Bethany F. Brengan is a freelance writer and editor who lives in Washington state and reads far too many comic books. Her poetry has appeared in The Gordon Square Review, The 2015 Poet’s Market and CV2: The Canadian Journal of Poetry and Critical Writing. She is also a contributor to Dick Grayson, Boy Wonder: Scholars and Creators on 75 Years of Robin, Nightwing, and Batman (McFarland Publishing).
THE THINGS THAT ARE WRONG WITH ME
I want to crack my knuckles
open, find the secret
angels inscribed inside
some bone. I know
it will be the last place I look.
II. Fibro and Chronic Fatigue
On Sunday, my pastor presses
the heel of her hand
into the spade of my forehead.
“The Lord will deliver you from your enemies,”
she warns, “but not your friends.”
On Monday, I hold my mug of tea
between my eyes; my thumb, between
pages of Joseph Campbell. “You must conquer the dragon
by making allies with it.”
I do not die and
I do not heal.
I feel a hidden thinness, growing—
hollowing out in some dark core,
like bird bones.
I lose color.
I lose balance and concentration
I gain stones where muscles
used to cluster and golden mucus.
pages off the calendar.
I gain thirty-four separate pills
I lose and gain doctors
I gain pain—
or virtue or meaning—and an exhaustion
that is not world-weariness or
ennui or lack of passion,
but just my body wishing
to lie down sick
and get up well.
III. Methylation Mutations
I cut my teeth on symbols,
on avatars and parables. My body
was the temple of the Holy Spirit. My body was
an eye and a hand
to hold the pen. I was not
my body. I was the tree that pushed her way
up through the neighbor’s shed,
into the sun. I came
here unprepared. Every
explanation is medical caricature,
an allusion I might finally grasp: poor Tin Man, poor Tik-Tok,
all the switches
that should be flipped “on”
but are hereditarily “off,” the rusted cogs,
the clogged filters. I’m meticulous,
invention. Not this animal,
not this stupid miracle.
TO MEREDITH, A POET, NOW EIGHT MONTHS A MOTHER
"A glimpse of power: the shuffle of a mother's hand"
— Roger Reeves
Dealing out today’s manna, stacking
the deck toward tomorrow. I
say, “What you are doing is more important
than anything I will ever accomplish,” meaning not
is our most hallowed art (both men
and madams have managed) but that I see you
summoning the spark
of poetry, continuously.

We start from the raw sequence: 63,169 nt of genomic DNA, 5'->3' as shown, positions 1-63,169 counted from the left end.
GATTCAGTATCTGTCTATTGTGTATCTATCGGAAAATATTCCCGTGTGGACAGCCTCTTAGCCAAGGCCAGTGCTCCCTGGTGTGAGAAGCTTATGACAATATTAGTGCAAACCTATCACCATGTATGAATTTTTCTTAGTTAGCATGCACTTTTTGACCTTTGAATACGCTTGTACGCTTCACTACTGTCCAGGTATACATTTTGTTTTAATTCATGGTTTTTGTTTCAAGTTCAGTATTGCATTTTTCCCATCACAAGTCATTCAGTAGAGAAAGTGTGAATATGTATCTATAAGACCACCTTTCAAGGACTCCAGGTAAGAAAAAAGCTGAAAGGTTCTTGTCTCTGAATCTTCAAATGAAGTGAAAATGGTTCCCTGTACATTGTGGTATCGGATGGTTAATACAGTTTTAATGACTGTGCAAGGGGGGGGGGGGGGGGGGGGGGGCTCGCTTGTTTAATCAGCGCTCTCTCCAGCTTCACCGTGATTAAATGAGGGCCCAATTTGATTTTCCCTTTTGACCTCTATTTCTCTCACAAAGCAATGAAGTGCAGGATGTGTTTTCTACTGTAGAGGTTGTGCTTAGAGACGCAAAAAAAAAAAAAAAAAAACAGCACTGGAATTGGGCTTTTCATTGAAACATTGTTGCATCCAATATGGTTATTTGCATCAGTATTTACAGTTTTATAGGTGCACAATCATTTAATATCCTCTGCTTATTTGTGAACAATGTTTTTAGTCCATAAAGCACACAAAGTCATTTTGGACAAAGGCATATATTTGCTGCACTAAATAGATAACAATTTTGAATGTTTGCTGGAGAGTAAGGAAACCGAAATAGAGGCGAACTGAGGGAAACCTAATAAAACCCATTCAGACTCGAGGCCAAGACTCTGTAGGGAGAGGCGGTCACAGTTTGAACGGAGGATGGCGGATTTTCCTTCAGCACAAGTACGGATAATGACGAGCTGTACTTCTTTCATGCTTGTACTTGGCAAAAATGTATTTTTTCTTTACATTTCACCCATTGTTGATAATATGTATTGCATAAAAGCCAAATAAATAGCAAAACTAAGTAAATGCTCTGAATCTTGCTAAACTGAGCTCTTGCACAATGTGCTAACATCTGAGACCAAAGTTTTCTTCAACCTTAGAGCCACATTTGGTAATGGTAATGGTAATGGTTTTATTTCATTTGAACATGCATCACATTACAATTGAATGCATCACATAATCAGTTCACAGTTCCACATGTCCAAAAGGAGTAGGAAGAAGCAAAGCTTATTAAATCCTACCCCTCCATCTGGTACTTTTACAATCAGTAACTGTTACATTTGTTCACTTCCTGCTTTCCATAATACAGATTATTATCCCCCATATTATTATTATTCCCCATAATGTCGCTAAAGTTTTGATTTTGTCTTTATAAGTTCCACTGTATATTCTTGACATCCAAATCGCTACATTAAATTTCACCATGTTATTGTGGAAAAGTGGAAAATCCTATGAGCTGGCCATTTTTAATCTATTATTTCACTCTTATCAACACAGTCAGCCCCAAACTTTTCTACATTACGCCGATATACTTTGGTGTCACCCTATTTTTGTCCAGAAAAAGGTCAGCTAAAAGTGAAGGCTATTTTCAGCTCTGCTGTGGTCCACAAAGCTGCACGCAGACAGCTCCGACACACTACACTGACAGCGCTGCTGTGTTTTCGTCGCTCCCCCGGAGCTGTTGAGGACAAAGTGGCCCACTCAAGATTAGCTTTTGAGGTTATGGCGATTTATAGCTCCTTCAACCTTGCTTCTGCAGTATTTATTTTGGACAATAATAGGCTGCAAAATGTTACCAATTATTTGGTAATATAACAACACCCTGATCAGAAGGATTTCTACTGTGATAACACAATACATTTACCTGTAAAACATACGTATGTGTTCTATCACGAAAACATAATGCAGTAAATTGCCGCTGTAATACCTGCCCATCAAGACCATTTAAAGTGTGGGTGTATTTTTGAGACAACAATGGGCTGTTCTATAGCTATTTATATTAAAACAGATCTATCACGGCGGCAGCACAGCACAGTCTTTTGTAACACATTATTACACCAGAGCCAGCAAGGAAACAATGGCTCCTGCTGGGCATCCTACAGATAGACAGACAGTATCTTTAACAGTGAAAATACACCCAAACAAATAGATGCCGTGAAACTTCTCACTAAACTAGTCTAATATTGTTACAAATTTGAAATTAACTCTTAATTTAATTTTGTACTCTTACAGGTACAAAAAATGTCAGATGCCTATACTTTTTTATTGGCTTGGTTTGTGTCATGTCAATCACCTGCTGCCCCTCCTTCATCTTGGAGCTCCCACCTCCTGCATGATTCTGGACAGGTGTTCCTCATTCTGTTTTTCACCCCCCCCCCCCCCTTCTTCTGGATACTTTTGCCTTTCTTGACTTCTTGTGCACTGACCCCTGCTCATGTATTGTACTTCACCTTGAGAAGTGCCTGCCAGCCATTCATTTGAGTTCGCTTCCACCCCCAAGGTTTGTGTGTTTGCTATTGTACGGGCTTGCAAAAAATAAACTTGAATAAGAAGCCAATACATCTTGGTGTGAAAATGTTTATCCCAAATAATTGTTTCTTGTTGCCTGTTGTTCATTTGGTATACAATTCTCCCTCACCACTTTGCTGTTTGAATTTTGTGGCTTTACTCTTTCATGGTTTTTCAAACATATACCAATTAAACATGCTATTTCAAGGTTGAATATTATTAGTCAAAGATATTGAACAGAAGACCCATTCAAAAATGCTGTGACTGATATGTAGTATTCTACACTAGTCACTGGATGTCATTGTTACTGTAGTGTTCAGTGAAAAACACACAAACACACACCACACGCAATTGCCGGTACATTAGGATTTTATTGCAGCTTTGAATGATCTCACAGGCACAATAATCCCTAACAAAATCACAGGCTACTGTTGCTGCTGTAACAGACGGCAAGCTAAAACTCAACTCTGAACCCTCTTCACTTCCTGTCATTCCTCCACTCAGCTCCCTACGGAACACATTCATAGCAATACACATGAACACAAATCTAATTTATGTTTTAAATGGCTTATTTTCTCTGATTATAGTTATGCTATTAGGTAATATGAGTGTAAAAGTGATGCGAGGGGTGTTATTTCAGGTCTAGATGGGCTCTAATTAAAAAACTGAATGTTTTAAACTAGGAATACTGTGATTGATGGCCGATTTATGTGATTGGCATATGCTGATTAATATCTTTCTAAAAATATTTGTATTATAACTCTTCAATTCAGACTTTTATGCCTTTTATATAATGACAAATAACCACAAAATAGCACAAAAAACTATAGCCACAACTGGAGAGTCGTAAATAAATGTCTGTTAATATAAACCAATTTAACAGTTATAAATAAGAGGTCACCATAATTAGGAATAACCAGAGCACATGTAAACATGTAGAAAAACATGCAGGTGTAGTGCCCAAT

That other Fa(u)lkner was not without
his tenderness, but he valued
“Ode to a Grecian Urn” above
any number of old ladies. I’ve read enough
of white boys assuring each new generation
of thieves that Beauty’s monuments
are more precious than the backs
they were built upon. I want to twist their
ears, whisper: Love something
mortal, you coward. Let someone who sacrifices
pick your saints. Sit in the yard and spin;
tell stories no one will write down. I don’t trust any poet
who wouldn’t burn down Alexandria, again,
to rescue someone’s mother.
What are poems but a small bit
of mending done by the fire? You know
the work I mean: sewing up
the places some other hand
left untidy (or ripped open),
reinforcing seams, darning heels,
some fancywork around the hem. Life-
sustaining, but the same job done by
a nursery rhyme or a cat in the lap
or a stranger in the street
who smiles and tips an invisible crown.
I am just the janitor
of other people’s hearts—and you, when I wasn’t
watching, went and became a grower
of fingers, a steward of green mazes,
bewitched with bees and sharp with roses.
WHAT WHITE AMERICA LEARNS INSTEAD OF NAMES
I thought we would recognize the abstract deities (Liberty,
Justice, Peace) when they came to us, incarnate
and bleeding. I had hoped history lessons were preparation,
not lullaby. But when your children are not yet cradled
by gunfire, swaddled in gutters, the paper is shaken out
to brush bagel crumbs, cinnamon into the stainless sinking.
“It’s the principle of the thing,” someone
is again expounding over coffee, teaching
their daughter to curtsy to the capitalized: Law, Order, Industry,
Individual Responsibility; their son to step over the lowercase—
him, her, them, those—on his way to the Temple. There will
always be an Idea held more holy than a body. Crack another egg,
and peek out the back window at your
thirsty personal Liberty Tree.
VISITING THE BURKE MUSEUM
WITH MY NINETY-TWO-YEAR-OLD GRANDFATHER
The T-Rex is deaf
and the floccular lobe
long since lost), but we whisper
as though his skull
if we admire too loudly. Through the lab windows,
we watch a volunteer carefully press
a needle down over a fossil, tattoo of air,
a sewing machine
to unstitch the fabric of death
and dirt. Another student digitally
catalogs ancient seeds. Baby trees,
never worn, now bronzed.
Even these imprints
are bound for grinding
under a future heel
when the earth spurts up a few miles
taller. But we, children,
fight all the way to bed.
One more tale.
One more cup.
One more kiss.
and I dream about sleeping
on the forest floor,
deliquescing into leaf dust,
the permanent carpet of Kentucky.
This is not like the summer
my naturopath told me
to “ground” my body,
bare heels, bare head, on blades,
floating in green, analyzing
clouds for an angel
to stir the pool. My dream is cold.
But the oaks crochet, and I doze.
I am two layers of paralyzed but unafraid.
I believe the birds’ syrinxes
deliver secret hymns
to my veins. I resent the intervention
of the neighbors’ son, the one on house arrest,
who crosses the boundary-trees to warn
me against snakes.
In the dangerous,
undreaming world, I don’t know him,
have augured my own warning from
the local silence insulating
his name, his folks’ shame.
I am tired in places sleep
can’t reach, and so I miss
in the neighbors’ yard. Their boy
does not hesitate, sprints
across the lawn, pulls
driver free—cheating fate
and her flames, unreading
of smoke against sky.